The man accused of deliberately crashing into an ATV in Princeton and seriously injuring a teenage girl in May was formally charged in Colusa County Superior Court, on Friday.
Raymond Michael Zapien, 31, of Princeton, who had been on the run since the May 31 crash, was arrested by the Colusa County Task Force and Yuba/Sutter County Net 5 Task Force without incident in Yuba City on June 24.
Zapien was arraigned on charges of attempted murder, assault with a deadly weapon, DUI, conspiracy to commit a crime, and others. He is scheduled to appear in court today to enter a plea.
Colusa County District Attorney Matthew Beauchamp is also charging Zapien’s girlfriend, Skye Flores, of Oroville, and sister, Veronica Zapien, of Princeton, with conspiracy to commit a crime and as accessories after the fact for allegedly spiriting Zapien away from Colusa County not long after the collision and hiding his whereabouts during the investigation.
Flores, who has not yet been arraigned, is also being charged with child endangerment.
According to the California Highway Patrol, Flores, and her 15-year-old son, Silas, were passengers in Zapien’s 2014 Buick LaCross, as he drove northbound on Highway 45 around 4 PM on May 31.
The CHP said Zapien veered off the road and struck a stalled ATV, driven by Destiny Sorrels, who was airlifted to Enloe Hospital with neck and other injuries, following the collision.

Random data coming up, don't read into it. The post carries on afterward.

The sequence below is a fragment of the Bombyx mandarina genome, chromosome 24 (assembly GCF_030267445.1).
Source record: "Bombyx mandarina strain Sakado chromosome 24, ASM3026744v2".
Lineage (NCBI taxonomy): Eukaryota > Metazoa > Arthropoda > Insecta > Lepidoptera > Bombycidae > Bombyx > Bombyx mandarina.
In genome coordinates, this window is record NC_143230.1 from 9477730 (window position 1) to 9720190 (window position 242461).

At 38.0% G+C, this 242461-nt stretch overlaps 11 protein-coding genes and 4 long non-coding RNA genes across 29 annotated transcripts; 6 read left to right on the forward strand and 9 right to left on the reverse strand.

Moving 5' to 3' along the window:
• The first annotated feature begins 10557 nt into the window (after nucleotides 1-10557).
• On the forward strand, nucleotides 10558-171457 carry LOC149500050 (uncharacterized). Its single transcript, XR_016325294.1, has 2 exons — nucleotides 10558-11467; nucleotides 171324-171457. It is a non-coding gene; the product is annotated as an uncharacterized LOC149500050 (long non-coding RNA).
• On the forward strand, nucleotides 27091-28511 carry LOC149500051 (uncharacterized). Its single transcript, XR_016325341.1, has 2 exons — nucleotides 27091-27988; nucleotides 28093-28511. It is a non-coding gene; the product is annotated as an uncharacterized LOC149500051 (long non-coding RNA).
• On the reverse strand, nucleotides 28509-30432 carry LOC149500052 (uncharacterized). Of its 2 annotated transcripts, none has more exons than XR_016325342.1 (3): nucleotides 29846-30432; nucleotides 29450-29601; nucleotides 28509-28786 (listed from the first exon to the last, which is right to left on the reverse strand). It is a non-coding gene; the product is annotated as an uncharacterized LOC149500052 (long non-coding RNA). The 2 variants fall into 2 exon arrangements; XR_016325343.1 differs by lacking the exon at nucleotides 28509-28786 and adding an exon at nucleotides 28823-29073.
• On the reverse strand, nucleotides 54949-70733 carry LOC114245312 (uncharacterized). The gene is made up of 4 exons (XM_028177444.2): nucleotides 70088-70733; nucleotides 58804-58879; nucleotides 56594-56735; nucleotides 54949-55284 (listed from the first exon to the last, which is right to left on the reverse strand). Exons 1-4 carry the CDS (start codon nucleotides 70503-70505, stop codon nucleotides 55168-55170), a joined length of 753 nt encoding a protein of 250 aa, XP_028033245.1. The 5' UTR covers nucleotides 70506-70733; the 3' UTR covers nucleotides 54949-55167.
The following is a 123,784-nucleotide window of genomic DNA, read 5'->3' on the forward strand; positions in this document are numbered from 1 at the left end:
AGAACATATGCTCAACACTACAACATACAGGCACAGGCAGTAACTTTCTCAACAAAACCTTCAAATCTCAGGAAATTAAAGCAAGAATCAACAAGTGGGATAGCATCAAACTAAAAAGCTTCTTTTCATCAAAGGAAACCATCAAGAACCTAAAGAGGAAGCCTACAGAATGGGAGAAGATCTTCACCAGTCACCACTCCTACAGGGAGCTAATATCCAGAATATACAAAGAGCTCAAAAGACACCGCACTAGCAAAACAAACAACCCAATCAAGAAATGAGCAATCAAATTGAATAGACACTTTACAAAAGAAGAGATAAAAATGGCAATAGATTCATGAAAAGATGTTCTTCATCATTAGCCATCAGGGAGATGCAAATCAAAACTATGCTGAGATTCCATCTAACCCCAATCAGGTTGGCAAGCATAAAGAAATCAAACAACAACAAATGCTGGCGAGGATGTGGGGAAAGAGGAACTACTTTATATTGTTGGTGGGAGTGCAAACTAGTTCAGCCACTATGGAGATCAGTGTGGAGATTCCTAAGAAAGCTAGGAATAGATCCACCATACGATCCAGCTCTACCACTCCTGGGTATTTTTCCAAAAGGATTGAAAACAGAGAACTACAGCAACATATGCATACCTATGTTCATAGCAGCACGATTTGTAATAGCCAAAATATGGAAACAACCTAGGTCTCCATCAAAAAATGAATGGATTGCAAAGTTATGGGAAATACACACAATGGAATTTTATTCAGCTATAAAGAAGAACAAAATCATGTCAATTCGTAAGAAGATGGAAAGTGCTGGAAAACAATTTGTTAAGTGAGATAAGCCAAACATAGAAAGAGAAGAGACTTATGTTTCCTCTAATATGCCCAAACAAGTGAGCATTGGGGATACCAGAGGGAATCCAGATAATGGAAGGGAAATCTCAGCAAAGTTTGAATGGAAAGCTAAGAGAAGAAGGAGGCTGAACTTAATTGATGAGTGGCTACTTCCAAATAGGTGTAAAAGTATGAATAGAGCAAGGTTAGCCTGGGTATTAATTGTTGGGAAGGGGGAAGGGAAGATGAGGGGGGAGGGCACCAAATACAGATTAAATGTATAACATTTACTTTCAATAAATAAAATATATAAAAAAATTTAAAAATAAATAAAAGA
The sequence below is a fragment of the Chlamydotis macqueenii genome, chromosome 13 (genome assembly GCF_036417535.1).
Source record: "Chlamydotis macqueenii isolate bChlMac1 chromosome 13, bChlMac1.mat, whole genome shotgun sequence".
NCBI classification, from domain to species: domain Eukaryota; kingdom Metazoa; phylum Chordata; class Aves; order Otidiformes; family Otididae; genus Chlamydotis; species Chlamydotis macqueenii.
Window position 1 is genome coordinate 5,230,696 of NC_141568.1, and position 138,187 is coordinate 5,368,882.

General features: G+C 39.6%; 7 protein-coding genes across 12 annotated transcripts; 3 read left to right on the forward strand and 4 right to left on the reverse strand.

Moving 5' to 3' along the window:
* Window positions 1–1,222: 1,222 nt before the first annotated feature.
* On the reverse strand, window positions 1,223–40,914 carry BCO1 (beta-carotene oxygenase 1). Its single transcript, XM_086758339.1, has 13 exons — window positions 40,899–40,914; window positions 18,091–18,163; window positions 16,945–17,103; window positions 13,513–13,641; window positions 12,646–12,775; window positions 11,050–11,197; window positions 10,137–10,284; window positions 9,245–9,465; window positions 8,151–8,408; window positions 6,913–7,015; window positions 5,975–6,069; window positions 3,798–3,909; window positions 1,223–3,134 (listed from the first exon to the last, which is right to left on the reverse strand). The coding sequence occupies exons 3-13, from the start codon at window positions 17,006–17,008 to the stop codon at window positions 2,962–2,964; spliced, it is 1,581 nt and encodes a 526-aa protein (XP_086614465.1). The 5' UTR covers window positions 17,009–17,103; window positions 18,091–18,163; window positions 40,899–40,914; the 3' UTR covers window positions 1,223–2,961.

The CHP said Zapien and Flores were involved in an argument prior to the ATV collision, and that the crash may have been a deliberate attempt by Zapien to kill himself, Flores, and her son.
After colliding with the ATV, the CHP said Zapien attempted to drive away from the scene when a separate vehicle, driven by good samaritan, Kyle Wills, pulled in front of the Buick in an attempt to block Zapien’s escape.
Zapien crashed into Wills’ vehicle, disabling his own vehicle and injuring Wills, before getting out of the car and fleeing the scene on foot, the CHP said.
Zapien has a lengthy criminal history in Colusa County, and was previously charged as a co-defendant in the attempted murder of a Maxwell couple in 2007. He later pleaded guilty to the lesser charge of being an accessary to the shooting, and was sentenced to two years in state prison, court records indicate. Zapien has also been convicted of burglary, possession of a controlled substance, grand theft, and violating the terms of Post Release Community Supervision, all on separate occasions.
On Friday, Colusa County Superior Court Judge Elizabeth Ufkes Olivera revoked Zapien’s PRCS and ordered Zapien to remain in jail without bail for violating the terms of his release. She set his bail on the attempted murder charge at $500,000.
Olivera also ordered Zapien to have no contact, directly or through another person, with any of the victims, Flores, or his sister. ■